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White Deer Hair Moth
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White Deer Hair Moth
By Gary LaFontaine

There are some heavy hatches at night and trout feed selectively on them, keying on the size and shape of the insects. They also eat of lot of nymphs, taking them as they drift in the current. But otherwise fish forage very opportunistically in the dark. They react to the vibrations of anything in or on the water, moving towards objects instead of waiting for them.

My basic list of night flies would include a top-water swimmer (a slim deer hair bug or a Creature), a shallow-water, bulky streamer (a Muddler or crawfish pattern), a stonefly nymph (a Natural Drift Stone), a big mayfly pattern (a Mess), a big, skating caddisfly pattern (a Dancing Caddis) and a dry moth imitation.

The Deer Hair Moth has the attributes of a good night fly. It gets soggy, the head eventually wicking up moisture, and it lands on the surface with an attractive splat. The pattern is bulky, sitting flush, pushing water with every twitch and sending out vibrations. The wings, out at an angle, fold up and spring back out as the fly moves and stops.

This pattern was developed during a crazy summer, a solid seven-week stretch of night fishing. Bill Seeples and I usually slept during the days, but if we had to go outside we wore two pairs of sunglasses to protect our night vision. We traveled to all of the great rivers of the state, including the Madison, Beaverhead, Missouri, Smith, and Yellowstone. We fished hard every night of that period.

How did we do? We probably would have caught more trout during the same number of fishing hours in daylight, but the average size of the browns and rainbows was much larger, roughly 17 inches. We wondered where the fish under 14 inches stayed at night. They certainly didn't hit our flies. We caught nearly as many rainbows as browns. We found enough brutes, trout over 5 pounds, to keep us always alert to the possibility of trophy fish. Our biggest trout were an 8 1/2 pound brown from the Missouri and a 9-pound brown from the Beaverhead.

By the third week of our spree the White Deer Hair Moth had evolved through trial and error to its finished form. It became the main fly from the 10:00 p.m. to 12:00 p.m. part of the night. Over the summer it caught more fish, if not bigger ones, than any other pattern.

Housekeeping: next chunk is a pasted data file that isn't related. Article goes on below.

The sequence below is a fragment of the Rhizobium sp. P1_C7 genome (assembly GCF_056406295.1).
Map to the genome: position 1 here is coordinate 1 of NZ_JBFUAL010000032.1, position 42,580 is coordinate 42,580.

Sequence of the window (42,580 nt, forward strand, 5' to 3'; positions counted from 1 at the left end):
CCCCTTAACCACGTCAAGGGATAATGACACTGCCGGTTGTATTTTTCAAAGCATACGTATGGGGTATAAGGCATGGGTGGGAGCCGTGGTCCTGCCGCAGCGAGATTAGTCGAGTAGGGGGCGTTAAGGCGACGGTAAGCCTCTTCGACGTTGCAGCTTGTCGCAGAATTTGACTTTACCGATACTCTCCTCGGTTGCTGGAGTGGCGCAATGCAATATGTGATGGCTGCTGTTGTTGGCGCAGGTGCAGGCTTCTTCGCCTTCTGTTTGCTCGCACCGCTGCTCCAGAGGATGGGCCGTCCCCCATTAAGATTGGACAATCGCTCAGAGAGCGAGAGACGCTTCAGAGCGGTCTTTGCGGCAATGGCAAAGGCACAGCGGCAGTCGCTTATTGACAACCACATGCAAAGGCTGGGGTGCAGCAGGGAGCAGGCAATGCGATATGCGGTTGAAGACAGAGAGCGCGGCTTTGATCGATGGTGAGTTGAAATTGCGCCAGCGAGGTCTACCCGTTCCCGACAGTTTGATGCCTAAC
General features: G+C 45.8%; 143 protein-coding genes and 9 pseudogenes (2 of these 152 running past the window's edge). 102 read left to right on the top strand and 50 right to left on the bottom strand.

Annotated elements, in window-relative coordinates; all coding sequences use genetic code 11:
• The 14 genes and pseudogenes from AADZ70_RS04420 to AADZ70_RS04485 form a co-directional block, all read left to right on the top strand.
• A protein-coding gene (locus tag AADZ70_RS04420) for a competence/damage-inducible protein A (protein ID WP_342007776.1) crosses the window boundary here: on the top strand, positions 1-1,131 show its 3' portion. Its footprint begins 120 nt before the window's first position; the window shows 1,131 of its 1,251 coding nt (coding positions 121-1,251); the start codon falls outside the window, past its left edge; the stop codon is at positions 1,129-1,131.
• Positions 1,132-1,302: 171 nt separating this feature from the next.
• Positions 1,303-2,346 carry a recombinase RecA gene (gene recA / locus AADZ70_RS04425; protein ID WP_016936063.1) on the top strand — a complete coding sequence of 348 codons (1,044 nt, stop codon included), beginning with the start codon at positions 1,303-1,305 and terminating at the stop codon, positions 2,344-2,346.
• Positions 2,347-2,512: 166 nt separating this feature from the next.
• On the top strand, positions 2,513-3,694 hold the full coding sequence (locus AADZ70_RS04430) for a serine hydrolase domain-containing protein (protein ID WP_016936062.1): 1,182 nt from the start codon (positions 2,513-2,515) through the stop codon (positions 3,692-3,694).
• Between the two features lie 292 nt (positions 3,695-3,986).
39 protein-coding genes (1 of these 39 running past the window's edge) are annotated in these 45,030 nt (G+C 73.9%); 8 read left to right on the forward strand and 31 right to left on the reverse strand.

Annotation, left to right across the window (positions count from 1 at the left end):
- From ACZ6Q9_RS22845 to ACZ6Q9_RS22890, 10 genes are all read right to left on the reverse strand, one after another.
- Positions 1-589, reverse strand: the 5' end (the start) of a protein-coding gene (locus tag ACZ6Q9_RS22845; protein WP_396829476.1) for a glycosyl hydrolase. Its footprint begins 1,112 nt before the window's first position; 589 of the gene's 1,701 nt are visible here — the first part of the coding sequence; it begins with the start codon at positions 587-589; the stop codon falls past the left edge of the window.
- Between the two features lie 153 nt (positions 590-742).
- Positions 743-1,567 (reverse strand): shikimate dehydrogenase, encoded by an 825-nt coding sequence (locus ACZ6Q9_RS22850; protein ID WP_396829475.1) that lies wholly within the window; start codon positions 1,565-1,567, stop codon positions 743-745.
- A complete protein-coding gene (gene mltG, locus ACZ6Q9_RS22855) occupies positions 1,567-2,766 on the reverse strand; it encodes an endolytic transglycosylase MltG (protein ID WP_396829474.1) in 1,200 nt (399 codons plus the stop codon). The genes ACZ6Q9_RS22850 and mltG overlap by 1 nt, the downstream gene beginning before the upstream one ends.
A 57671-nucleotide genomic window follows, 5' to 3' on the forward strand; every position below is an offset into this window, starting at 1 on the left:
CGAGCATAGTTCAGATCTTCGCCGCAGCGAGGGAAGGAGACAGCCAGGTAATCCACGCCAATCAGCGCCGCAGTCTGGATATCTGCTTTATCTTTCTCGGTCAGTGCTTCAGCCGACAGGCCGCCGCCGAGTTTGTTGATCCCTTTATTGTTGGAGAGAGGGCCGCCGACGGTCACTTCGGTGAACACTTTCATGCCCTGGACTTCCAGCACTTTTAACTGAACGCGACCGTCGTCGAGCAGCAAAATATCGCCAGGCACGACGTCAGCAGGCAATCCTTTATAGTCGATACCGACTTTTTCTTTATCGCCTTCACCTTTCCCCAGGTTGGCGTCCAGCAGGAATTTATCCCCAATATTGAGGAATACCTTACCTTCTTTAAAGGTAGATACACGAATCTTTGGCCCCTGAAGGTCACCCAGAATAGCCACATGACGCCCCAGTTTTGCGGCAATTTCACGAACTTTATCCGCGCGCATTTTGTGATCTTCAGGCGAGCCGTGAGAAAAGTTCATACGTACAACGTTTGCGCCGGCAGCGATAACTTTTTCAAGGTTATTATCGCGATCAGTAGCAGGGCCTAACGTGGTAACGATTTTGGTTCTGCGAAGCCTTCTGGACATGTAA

Materials White Deer Hair Moth

Hook:   8-12 (2X long shank, TMC 2312.)

Body Hackle  Cream hackle (palmered and clipped).

Body:  White closed-cell foam (wrapped).

Head:  Cream mink fur (dubbed rough with the guard hairs).

Tying Steps:

1. Tie down a strip of foam; let it dangle for the moment.


2. Tie in the cream hackle; let it dangle for the moment.


3. Pull the foam down over the hook shank; bind it down by ribbing it with the tying thread on the bobbin.

4. Palmer the cream hackle; clip the fibers short all the way around.

5. Tie in a heavy downwing of deer hair.

6. With a dubbing rope (created by twisting mink fur in a dubbing loop), figure-eight the wings (leaving the hair split in a 45 degree backwards angle); wrap enough fur in front of the wings to form a head.

7. Whip finish.

More:

It is not a large creek, maybe ten to twenty feet across on average, and brushy enough to make casting in the dark difficult. The easiest way to fish it is to wade straight upstream, avoiding the deeper outside corners. The best areas to fish are the boundaries of a pool - the head, the tail, and both banks (anywhere except the deep center).

Alan caught trout on a Muddler, landing six of them in an hour, the best a 20-inch brown. He missed too many fish at first on an erratic, strip retrieve. He started hooking more of them on an across-stream cast and a simple, short-line swing, most of the strikes coming as the fly straightened out and hung below him.

My choice for a pattern was the old reliable, the White Deer Hair Moth, not only because it would catch trout but also because it would bring them to the surface hard. Up and across stream cast, thrown with a curve, hooked the Moth in against the deep banks. With a dry fly this slice of the stream was more productive than the tails of pools and runs (where Alan picked up his fish on a Muddler.)

The best retrieve, at the end of the drift, was a quick upstream mend of the bellying line. This maneuver not only threw new slack for another drift but make the fly dash upstream in a smooth, one-to two-foot jot. The movement gave fish a new chance to notice the bulky imitation silhouetted against the sky.

Browns and rainbows took the fly, crashing the surface loud enough for me to know when to strike. The numbers of decent trout, all above 13 inches, in this stream was surprising even to someone who had fished it a lot during the day. Four over 18 inches were landed. Some fish, of course, hit the Moth with huge swirls but were never hooked, and these, always the biggest in my mind, made the night special. ~ Gary LaFontaine


Credits: From Trout Flies by Gary LaFontaine, published by Greycliff Publishing. We greatly appreciate use permission.


For more great flies, check out: Beginning Fly Tying, Intermediate Fly Tying and Advanced Fly Tying.


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